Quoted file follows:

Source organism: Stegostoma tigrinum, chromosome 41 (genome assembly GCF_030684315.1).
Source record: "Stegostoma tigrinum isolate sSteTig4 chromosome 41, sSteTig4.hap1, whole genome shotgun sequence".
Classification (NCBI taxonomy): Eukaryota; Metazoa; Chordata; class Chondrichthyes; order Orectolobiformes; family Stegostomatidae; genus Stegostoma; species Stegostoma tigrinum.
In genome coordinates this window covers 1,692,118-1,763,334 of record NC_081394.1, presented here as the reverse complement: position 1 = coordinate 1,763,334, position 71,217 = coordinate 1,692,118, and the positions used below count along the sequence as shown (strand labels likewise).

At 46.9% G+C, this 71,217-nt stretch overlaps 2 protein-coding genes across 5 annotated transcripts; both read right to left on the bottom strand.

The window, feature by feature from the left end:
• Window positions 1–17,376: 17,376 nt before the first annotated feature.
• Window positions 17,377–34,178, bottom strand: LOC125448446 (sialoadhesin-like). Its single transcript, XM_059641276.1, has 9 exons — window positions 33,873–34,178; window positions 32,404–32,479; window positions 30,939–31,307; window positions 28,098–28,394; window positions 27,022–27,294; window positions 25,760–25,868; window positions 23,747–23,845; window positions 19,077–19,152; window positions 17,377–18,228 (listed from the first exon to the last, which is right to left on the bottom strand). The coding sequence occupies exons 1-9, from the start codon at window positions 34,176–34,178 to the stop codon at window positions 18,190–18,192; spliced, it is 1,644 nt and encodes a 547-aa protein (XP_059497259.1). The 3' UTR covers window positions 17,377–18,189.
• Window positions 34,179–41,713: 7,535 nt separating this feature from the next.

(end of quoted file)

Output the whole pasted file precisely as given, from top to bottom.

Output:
Source organism: Stegostoma tigrinum, chromosome 41 (genome assembly GCF_030684315.1).
Source record: "Stegostoma tigrinum isolate sSteTig4 chromosome 41, sSteTig4.hap1, whole genome shotgun sequence".
Classification (NCBI taxonomy): Eukaryota; Metazoa; Chordata; class Chondrichthyes; order Orectolobiformes; family Stegostomatidae; genus Stegostoma; species Stegostoma tigrinum.
In genome coordinates this window covers 1,692,118-1,763,334 of record NC_081394.1, presented here as the reverse complement: position 1 = coordinate 1,763,334, position 71,217 = coordinate 1,692,118, and the positions used below count along the sequence as shown (strand labels likewise).

At 46.9% G+C, this 71,217-nt stretch overlaps 2 protein-coding genes across 5 annotated transcripts; both read right to left on the bottom strand.

The window, feature by feature from the left end:
• Window positions 1–17,376: 17,376 nt before the first annotated feature.
• Window positions 17,377–34,178, bottom strand: LOC125448446 (sialoadhesin-like). Its single transcript, XM_059641276.1, has 9 exons — window positions 33,873–34,178; window positions 32,404–32,479; window positions 30,939–31,307; window positions 28,098–28,394; window positions 27,022–27,294; window positions 25,760–25,868; window positions 23,747–23,845; window positions 19,077–19,152; window positions 17,377–18,228 (listed from the first exon to the last, which is right to left on the bottom strand). The coding sequence occupies exons 1-9, from the start codon at window positions 34,176–34,178 to the stop codon at window positions 18,190–18,192; spliced, it is 1,644 nt and encodes a 547-aa protein (XP_059497259.1). The 3' UTR covers window positions 17,377–18,189.
• Window positions 34,179–41,713: 7,535 nt separating this feature from the next.